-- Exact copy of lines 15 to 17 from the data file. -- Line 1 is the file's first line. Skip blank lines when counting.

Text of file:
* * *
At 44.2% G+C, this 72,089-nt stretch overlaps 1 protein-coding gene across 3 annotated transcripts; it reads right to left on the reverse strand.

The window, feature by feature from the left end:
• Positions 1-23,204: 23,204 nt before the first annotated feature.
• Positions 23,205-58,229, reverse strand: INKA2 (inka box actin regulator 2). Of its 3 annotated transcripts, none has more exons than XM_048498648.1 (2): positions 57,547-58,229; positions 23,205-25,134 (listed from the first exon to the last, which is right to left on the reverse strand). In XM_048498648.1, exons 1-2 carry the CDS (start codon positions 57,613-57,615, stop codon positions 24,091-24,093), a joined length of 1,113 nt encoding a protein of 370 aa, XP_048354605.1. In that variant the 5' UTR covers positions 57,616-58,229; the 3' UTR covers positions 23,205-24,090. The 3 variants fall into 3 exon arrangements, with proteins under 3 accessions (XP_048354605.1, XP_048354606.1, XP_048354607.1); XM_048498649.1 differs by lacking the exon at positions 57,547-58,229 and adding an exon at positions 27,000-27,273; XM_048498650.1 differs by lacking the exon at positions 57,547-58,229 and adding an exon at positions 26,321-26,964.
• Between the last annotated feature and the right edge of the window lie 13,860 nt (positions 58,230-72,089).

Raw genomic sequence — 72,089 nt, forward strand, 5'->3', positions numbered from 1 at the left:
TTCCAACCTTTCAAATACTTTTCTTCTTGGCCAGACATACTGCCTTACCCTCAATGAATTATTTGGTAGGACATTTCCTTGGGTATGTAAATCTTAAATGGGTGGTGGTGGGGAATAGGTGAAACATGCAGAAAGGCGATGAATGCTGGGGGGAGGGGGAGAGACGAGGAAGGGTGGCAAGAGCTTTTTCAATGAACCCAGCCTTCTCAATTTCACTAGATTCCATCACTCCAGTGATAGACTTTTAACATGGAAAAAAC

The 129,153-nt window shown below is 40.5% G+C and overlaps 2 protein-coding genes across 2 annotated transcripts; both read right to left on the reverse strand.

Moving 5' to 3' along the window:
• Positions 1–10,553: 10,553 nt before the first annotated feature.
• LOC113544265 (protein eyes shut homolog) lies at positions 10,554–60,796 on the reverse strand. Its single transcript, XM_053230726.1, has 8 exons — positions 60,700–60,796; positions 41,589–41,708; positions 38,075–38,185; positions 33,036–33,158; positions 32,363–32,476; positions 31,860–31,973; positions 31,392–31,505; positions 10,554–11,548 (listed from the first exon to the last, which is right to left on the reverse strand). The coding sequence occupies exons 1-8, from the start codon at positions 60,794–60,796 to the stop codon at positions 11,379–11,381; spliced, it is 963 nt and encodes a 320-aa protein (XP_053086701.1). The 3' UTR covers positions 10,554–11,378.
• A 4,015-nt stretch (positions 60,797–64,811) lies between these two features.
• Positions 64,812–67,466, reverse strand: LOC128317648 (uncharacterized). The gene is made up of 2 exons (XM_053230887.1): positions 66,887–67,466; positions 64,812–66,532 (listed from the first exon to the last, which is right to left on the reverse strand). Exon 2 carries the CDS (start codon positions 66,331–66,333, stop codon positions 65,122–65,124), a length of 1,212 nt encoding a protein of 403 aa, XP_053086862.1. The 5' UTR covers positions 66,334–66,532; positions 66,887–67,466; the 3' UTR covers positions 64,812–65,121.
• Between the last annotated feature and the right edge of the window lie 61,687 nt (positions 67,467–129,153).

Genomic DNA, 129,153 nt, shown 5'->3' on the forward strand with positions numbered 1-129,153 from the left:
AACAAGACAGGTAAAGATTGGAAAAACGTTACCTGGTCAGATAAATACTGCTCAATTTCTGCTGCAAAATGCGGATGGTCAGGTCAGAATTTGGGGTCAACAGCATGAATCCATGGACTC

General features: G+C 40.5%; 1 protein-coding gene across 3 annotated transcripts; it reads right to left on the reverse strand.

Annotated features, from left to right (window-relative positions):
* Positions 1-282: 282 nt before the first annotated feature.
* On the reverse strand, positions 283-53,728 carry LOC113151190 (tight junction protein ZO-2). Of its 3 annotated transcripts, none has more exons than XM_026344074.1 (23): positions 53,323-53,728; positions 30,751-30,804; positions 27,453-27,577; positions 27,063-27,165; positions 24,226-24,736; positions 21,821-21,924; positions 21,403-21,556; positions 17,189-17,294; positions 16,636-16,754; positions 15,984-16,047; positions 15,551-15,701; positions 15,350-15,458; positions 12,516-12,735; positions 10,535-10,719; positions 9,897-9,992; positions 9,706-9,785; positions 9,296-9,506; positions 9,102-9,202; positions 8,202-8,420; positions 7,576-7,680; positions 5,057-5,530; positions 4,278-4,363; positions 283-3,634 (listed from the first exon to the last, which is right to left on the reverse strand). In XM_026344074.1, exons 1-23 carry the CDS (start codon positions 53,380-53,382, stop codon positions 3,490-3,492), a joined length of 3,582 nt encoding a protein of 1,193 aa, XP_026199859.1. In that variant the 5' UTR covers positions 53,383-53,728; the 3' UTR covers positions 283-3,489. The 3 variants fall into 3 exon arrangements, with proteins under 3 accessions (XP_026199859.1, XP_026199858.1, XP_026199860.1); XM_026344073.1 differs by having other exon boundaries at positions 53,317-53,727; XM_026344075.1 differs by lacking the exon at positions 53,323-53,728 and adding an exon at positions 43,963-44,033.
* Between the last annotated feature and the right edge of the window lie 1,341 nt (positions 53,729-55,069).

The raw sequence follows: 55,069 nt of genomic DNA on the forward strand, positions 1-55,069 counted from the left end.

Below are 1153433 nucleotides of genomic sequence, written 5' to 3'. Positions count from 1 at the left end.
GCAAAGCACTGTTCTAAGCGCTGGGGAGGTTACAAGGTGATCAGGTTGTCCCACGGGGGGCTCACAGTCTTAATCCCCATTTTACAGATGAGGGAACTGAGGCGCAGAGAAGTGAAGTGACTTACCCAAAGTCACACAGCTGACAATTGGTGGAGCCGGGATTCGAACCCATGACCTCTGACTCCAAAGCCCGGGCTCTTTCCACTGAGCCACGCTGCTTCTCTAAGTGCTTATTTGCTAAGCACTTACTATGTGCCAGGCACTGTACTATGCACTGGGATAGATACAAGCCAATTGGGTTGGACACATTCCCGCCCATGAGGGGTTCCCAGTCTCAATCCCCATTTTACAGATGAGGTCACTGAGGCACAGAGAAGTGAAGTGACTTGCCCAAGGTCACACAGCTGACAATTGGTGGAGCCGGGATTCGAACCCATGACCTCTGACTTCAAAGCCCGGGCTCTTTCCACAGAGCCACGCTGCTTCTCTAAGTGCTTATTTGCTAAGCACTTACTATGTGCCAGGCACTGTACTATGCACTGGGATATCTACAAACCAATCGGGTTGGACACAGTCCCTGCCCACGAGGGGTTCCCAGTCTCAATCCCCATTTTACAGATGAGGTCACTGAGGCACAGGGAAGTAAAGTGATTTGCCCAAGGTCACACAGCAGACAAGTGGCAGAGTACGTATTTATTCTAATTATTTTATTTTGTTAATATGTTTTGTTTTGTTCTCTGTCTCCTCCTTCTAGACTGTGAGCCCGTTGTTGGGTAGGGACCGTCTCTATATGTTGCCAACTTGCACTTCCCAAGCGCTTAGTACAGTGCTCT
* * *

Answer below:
Genomic DNA, 129,153 nt, shown 5'->3' on the forward strand with positions numbered 1-129,153 from the left:
AACAAGACAGGTAAAGATTGGAAAAACGTTACCTGGTCAGATAAATACTGCTCAATTTCTGCTGCAAAATGCGGATGGTCAGGTCAGAATTTGGGGTCAACAGCATGAATCCATGGACTC

General features: G+C 40.5%; 1 protein-coding gene across 3 annotated transcripts; it reads right to left on the reverse strand.